The Jewish reporter Allison Hope Weiner (@ahopeweiner) offered an impassioned defense of Mel Gibson in Deadline Hollywood yesterday. Whether you agree with her or not – mainly she says he’s spent enough time as a Hollywood pariah and it’s time to forgive – will depend on how you feel about his transgressions, which she says are fueled by his alcoholism, which he has worked on to control.
Gibson’s problems began in 2006 when he went on an anti-Semitic rant against the Jewish police officer who stopped him for a DUI arrest. Then there was his alleged abused of his estranged girlfriend, who subsequently tried to soak him for money she claimed was for child support but seemed to have elements of blackmail.
Since then he has become a Hollywood outcast.
Gibson has made many notable films, including his star turn in “Mad Max” (1979), “The Year of Living Dangerous” (1982), and the four “Lethal Weapon” movies. In 1995 he received an Academy Award for best director for “Braveheart,” which was also named best film.
I met Gibson in 2002 at the New York premiere of the M. Night Shyamalan film “Signs.” He had great disdain for the press, and he was very unpleasant on the red carpet and at the after party. Too bad because I was a fan of his work and looked forward to speaking to him.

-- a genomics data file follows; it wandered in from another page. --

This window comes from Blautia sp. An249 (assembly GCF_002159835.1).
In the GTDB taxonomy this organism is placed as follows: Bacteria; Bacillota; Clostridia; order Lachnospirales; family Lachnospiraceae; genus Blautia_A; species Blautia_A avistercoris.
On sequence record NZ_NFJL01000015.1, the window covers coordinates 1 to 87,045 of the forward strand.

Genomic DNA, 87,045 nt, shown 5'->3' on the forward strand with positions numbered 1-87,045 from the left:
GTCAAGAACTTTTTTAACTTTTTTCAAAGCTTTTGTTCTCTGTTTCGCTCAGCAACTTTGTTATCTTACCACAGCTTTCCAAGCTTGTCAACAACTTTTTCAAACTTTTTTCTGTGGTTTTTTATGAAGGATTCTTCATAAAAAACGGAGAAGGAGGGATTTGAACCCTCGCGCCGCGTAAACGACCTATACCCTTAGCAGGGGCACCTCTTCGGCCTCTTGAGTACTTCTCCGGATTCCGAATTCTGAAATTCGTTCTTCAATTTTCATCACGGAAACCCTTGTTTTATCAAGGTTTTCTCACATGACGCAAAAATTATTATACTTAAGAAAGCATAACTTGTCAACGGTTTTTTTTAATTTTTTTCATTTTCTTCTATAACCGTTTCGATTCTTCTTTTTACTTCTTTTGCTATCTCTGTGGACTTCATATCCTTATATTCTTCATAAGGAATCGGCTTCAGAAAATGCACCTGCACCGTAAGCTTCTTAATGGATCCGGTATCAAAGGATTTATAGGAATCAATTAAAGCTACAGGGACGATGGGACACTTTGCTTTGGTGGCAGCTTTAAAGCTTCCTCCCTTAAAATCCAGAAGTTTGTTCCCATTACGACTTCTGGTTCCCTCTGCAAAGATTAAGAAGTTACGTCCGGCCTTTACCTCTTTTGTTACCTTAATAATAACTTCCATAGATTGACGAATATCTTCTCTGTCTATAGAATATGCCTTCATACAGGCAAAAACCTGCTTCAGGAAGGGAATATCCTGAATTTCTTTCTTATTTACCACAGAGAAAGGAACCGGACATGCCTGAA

At the after party, his publicist was kind enough to let me have a few minutes with him. He was sitting at a table eating slices of beef, which were rare and bloody. He ate with his fingers and then he offered me a wet hand to shake. He invited me to sit down. What I didn’t know was that the prankster had spilled water on the seat, which I was unaware of, and I got up with a wet trousers. This was his idea of humor. Subsequently, I ran into other journalists who told me he did the same thing to them. I have not been a Mel Gibson fan since.
Is it time to take another look at his work?
To coincide with Easter, Gibson’s film “The Passion of the Christ” will air on April 13 at 9 p.m. ET/6 p.m. PT on the UP Television Network.
The highly successful film was first released in 2004 and has earned $604M worldwide at the box office. It remains the highest-grossing religious film in history. It has never aired on a commercial network since its release. Directed by Gibson from a script he co-wrote with Benedict Fitzgerald, the film stars Jim Caviezel (“The Prisoner,” “Person of Interest”) as Jesus and Monica Bullucci (“The Matrix Reloaded”) as Mary Magdalene. According to the UP release, the network will air an edited-for-televison version provided by the producer.
Another highly unusual aspect of the film is that it is spoken entirely in reconstructed Aramaic and Latin with subtitles. It focuses on the last 12 hours of the life of Jesus of Nazareth. The film begins in the Garden of Olives where Jesus has gone to pray after the Last Supper. Betrayed by Judas Iscariot, Jesus is arrested and taken within the city walls of Jerusalem where leaders of the Pharisees confront him with accusations of blasphemy and his trial results in a condemnation to death. The major complaint against the film was that it was anti-Semitic.
What do you think? Is it time for Hollywood and the public to forgive the actor and let him make movies again?